A tropical depression in the Caribbean Sea was upgraded to Tropical Storm Delta on Sunday as it intensified, posing a threat to Jamaica, the Cayman Islands and western parts of Cuba. Forecasters are predicting the storm has the potential to quickly strengthen as it approaches the United States and could rapidly turn into a hurricane as it brushes the western portion of Cuba by Tuesday, moving over warmer waters on its approach towards the US Gulf Coast.
Experts are concerned Delta could intersect with Tropical Storm Gamma, which brought torrential flooding to the Yucatan Peninsula in Mexico, for a long enough period of time between Tuesday and Wednesday to affect its path and intensity. Forecasts indicate the storm is on track to turn northeastward at some point, potentially impacting areas from the Florida Panhandle as far west as Galveston, Texas.
The exact point of landfall is currently unpredictable and will depend on wind direction and velocity as the storm system makes its approach across cooler upper gulf waters combining with higher winds. Forecast models indicate landfall will occur later in the week, possibly as high as a Category 2 hurricane. Gulf Coast residents are being advised to keep a close watch on storm updates as forecasts are likely to change frequently.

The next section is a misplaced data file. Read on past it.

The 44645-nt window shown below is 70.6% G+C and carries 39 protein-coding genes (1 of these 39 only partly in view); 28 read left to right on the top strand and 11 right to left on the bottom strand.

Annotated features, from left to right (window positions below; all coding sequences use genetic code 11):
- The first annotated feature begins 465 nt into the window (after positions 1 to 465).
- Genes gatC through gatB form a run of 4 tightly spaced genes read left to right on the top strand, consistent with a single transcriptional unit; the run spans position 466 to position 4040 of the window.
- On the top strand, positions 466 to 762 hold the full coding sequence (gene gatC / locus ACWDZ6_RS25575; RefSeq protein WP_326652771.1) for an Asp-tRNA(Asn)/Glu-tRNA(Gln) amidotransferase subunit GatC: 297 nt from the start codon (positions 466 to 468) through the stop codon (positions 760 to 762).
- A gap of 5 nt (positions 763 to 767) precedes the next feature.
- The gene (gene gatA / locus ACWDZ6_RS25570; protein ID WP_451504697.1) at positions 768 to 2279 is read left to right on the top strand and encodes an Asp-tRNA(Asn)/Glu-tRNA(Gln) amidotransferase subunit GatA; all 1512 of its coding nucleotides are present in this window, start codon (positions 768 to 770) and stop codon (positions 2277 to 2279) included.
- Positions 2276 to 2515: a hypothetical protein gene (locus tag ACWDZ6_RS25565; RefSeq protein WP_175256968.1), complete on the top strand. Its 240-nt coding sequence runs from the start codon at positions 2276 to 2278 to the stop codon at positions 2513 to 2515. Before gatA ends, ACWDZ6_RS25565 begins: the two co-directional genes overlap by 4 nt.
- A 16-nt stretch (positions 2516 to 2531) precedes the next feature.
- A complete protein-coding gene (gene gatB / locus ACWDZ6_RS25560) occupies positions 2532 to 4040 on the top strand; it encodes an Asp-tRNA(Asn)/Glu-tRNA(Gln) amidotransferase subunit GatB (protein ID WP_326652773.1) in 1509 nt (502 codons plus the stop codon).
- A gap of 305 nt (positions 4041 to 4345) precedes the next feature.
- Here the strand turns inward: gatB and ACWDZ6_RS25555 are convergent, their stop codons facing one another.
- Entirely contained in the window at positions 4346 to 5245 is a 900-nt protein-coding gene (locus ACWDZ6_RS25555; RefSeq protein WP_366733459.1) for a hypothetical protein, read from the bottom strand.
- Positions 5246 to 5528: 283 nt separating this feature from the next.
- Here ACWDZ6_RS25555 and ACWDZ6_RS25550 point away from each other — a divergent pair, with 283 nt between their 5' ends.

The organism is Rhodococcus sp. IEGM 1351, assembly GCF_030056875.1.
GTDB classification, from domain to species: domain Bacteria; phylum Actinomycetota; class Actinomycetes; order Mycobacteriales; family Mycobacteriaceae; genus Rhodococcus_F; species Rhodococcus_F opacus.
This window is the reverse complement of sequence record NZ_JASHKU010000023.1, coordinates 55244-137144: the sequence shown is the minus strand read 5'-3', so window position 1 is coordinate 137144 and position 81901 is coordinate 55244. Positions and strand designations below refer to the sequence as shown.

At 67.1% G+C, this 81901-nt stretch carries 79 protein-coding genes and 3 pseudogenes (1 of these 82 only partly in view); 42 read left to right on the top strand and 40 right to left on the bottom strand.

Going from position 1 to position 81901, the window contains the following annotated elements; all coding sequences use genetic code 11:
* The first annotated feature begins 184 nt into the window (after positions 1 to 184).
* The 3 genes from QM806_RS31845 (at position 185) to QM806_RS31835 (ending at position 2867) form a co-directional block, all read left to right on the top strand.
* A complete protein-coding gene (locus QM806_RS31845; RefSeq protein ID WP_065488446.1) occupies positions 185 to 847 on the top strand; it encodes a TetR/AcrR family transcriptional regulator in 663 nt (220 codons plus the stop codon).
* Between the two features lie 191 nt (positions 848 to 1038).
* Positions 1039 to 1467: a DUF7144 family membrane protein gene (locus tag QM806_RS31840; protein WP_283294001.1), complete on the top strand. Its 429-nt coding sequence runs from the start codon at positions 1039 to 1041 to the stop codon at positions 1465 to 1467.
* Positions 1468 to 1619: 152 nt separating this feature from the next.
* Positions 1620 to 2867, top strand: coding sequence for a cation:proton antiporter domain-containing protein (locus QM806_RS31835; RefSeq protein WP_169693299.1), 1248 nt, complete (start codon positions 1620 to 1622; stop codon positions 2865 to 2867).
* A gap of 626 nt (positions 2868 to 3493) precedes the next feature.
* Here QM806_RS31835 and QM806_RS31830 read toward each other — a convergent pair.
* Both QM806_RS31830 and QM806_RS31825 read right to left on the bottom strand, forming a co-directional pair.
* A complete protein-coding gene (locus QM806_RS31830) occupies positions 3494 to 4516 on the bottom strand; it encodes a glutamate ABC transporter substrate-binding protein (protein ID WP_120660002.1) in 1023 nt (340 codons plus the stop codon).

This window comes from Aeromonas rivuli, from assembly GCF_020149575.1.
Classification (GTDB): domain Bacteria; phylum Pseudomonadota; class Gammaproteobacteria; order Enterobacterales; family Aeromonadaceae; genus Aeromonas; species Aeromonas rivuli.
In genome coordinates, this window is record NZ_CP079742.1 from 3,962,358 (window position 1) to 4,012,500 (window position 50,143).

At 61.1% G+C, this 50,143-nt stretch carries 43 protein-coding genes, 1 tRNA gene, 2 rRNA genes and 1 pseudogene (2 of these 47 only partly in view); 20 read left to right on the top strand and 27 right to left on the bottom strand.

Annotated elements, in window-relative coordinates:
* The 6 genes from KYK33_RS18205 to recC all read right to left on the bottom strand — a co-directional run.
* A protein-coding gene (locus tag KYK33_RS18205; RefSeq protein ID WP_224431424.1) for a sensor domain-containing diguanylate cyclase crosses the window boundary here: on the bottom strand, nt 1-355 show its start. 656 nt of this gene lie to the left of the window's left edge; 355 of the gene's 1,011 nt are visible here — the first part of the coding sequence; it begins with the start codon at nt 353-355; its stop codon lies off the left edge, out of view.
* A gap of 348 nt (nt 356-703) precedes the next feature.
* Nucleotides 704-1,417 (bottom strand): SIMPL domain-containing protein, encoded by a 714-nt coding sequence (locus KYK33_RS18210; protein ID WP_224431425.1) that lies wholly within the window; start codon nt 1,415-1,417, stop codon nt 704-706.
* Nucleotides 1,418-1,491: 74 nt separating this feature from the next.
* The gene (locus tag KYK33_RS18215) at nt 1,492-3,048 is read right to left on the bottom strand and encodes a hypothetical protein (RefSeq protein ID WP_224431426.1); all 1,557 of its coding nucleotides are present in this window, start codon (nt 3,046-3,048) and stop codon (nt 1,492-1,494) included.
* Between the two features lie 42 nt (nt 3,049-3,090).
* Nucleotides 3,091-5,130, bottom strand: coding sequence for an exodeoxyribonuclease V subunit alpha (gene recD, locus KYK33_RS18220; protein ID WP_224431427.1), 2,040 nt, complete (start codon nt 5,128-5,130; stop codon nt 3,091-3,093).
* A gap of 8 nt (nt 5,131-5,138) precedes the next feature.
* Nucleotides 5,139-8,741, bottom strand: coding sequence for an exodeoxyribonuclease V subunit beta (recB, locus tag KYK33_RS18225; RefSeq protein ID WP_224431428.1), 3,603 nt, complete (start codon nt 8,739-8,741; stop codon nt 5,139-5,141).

Despite the potential for cooler water temperatures to weaken the storms strength, it’s expected to bring dangerous conditions to areas along the Gulf which have already been pummeled by several intense storms so far this year.
Ann Sullivan is a contributing staff writer covering national and world news topics. She brings dedicated experience having written international and domestic news, blogs, and web content for over 20 years. She’s also a published poet and graphic designer with degrees in Business and Graphic Communications and has been a music distributor, music industry sponsorship sales director and band manager.